This kind of rhetoric might sound as if these rebels spend their time advising tiny anarchist dairy communes and macrobiotic cafes – and Dauskardt acknowledges that ‘if you scratch a rebel you’ll find a little bit of a hippy underneath’ – but their work is making a difference on a large scale, through such projects as improving Manila’s metro network, reinforcing the Netherlands’ Afsluitdijk causeway with one of the largest infrastructure financings in the country, and raising €200 million to build a new state-of-the-art hospital for children with cancer, the Princess Máxima Center for Pediatric Oncology in Utrecht.

Collective purpose

The RebelGroup’s combination of a strong sense of collective purpose and commitment to giving the individual independence to pursue their own vision of how to achieve that purpose has almost served as a special sort of competitive advantage for the company, which Dauskardt describes as a ‘growing group of small firms’.

He and his colleagues can see their advantage most clearly when they contrast their culture of independent, purpose-focused teams with people from more traditional firms organised in command-and-control hierarchies.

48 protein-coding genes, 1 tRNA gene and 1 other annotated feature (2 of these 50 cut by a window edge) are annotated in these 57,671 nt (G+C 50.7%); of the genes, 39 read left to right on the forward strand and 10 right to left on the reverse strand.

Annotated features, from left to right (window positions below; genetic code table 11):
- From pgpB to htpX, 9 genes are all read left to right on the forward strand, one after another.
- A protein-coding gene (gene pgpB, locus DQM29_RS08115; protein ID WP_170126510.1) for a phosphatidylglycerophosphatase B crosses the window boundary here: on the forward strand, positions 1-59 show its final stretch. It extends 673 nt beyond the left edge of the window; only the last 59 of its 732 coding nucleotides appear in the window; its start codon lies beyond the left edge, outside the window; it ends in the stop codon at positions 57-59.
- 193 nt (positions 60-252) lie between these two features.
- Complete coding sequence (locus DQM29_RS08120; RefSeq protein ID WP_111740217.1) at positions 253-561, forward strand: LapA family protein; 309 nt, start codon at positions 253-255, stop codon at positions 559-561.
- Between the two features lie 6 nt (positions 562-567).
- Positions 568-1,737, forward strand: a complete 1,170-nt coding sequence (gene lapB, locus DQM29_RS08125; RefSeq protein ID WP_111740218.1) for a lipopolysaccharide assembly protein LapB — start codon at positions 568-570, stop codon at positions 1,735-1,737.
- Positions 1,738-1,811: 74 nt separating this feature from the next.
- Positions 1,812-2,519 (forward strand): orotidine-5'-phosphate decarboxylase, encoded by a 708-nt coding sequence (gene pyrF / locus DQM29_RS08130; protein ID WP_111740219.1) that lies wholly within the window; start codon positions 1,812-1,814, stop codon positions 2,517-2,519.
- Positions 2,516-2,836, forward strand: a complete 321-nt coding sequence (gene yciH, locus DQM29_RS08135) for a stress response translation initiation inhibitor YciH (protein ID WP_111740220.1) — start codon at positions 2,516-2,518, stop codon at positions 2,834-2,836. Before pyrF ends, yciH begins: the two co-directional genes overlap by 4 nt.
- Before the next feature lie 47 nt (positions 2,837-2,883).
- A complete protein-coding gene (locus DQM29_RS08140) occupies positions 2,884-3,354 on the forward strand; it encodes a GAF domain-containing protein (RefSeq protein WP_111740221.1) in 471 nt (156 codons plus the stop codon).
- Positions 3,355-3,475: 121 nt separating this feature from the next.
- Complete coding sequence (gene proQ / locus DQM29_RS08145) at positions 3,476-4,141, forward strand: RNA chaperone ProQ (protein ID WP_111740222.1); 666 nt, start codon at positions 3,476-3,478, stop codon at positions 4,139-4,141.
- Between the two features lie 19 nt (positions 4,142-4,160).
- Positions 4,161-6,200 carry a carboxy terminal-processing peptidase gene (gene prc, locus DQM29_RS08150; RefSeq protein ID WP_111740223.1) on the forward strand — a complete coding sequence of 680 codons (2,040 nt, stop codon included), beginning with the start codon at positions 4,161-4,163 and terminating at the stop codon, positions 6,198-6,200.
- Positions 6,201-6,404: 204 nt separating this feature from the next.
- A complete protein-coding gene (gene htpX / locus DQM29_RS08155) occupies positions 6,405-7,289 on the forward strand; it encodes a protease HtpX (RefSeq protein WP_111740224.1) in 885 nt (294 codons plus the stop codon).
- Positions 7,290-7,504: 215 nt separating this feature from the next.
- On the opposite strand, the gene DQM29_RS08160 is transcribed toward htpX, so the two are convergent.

‘Often when we are on mandates with other firms, partners or our clients, we notice that many professionals are frustrated, constrained and controlled by their companies and the company culture. They are limited in their ability to innovate or take initiative by management limitations, their internal procedures, company silos and worst of all, internal political behavior,’ Dauskardt said.

Even in the executive suite of many of these traditional firms, things are no better, according to Dauskardt. ‘The firm can become constrained by the limits both of managerial vision, and their ability to bring the corporation with them,’ he said.

The ‘millenials way of thinking’

As Rebel has grown by focusing on its shared purpose rather than command and control, it has given Dauskardt a new idea of business leadership. Instead of trying to get the most from people, he said, he now sees the executive’s role as ‘enabling people to get the most from themselves’.